Hurricane Lidia Nears the West Coast of Mexico

Hurricane Lidia was forecast to make landfall on the west coast of Mexico on Tuesday evening, bringing strong wind and heavy rains that may trigger flooding and mudslides.

On Tuesday morning, the storm strengthened into a Category 2 hurricane. It was about 195 miles west-southwest of Puerto Vallarta on Mexico’s west coast, and had sustained winds of 100 miles per hour, with higher gusts, according to the National Hurricane Center. Once a storm’s winds exceed 74 m.p.h., it is considered a hurricane.

It’s unclear exactly where on Mexico’s west coast Lidia will make landfall, but it is projected to approach land at the Islas Marías, off the coast of the state of Nayarit, on Tuesday and move inland over west-central Mexico on Tuesday night, forecasters say. The storm was expected to strengthen as it approached land — nearing the force of a Category 3 hurricane. Then it was forecast to weaken quickly as it moved over land.

Exact population estimates for the areas that might be affected weren’t available but AccuWeather meteorologists said it will likely hit a “sparsely populated area.”

Hurricane conditions were expected to reach the coast by Tuesday afternoon. A hurricane warning was in effect for Las Islas Marías and an area in west-central Mexico from Manzanillo to El Roblito.

A tropical storm warning was in effect from El Roblito to Mazatlán and from Punta San Telmo to Manzanillo on Tuesday. Lidia is expected to produce four to eight inches of rain — and in some areas up 12 inches — through Wednesday across the state of Nayarit, southern portions of the state of Sinaloa and coastal portions of the state of Jalisco in western Mexico, the Hurricane Center said.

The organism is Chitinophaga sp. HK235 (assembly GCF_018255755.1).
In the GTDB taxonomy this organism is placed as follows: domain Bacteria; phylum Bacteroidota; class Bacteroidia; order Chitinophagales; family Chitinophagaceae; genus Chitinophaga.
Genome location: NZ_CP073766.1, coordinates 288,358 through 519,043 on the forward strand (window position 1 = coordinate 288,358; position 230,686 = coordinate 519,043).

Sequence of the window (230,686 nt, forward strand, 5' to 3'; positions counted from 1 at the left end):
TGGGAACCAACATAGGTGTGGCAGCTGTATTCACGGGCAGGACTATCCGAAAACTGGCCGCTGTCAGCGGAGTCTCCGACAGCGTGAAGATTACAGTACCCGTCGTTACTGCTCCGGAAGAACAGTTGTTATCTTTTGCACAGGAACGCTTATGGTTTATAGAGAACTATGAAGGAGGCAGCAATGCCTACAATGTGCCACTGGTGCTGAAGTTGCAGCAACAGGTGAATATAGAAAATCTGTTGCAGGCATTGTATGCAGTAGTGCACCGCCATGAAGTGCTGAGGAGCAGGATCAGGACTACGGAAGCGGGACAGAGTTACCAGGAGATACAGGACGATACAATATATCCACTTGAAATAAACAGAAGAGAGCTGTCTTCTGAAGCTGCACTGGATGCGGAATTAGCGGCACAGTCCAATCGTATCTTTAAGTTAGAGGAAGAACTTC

These rains will likely produce flash and urban flooding, along with possible mudslides in areas of higher terrain near the coast. A “dangerous storm surge” is expected to cause significant coastal flooding, forecasters said.

“Preparations to protect life and property should be rushed to completion,” forecasters warned on Monday.

Swells from Lidia will affect the west coast of Mexico and the Baja California peninsula over the next few days. These swells will likely cause life-threatening surf and rip current conditions.

Models indicate Lidia will make landfall as a Category 1, Alex DaSilva, a meteorologist with AccuWeather, said on Sunday.

The waters are warm enough for Lidia to intensify but meteorologists don’t expect it to strengthen further because of wind shear, meaning that the wind will change direction, disrupting the storm’s formation.

A hurricane made landfall in Nayarit in late October last year. That storm, Hurricane Roslyn, was a Category 4 hurricane that contributed to the deaths of four people, according to the Hurricane Center.

“That was a much more significant system,” Mr. DaSilva said. “While we don’t expect it to be of that strength, we are always concerned about the flooding downpours.”

Areas inland on the west coast of Mexico have mountainous terrain, meaning that a lot of rain there can lead to mudslides, washouts and other flooding issues, he said.

Johnny Diaz, Claire Moses and Livia Albeck-Ripka contributed reporting.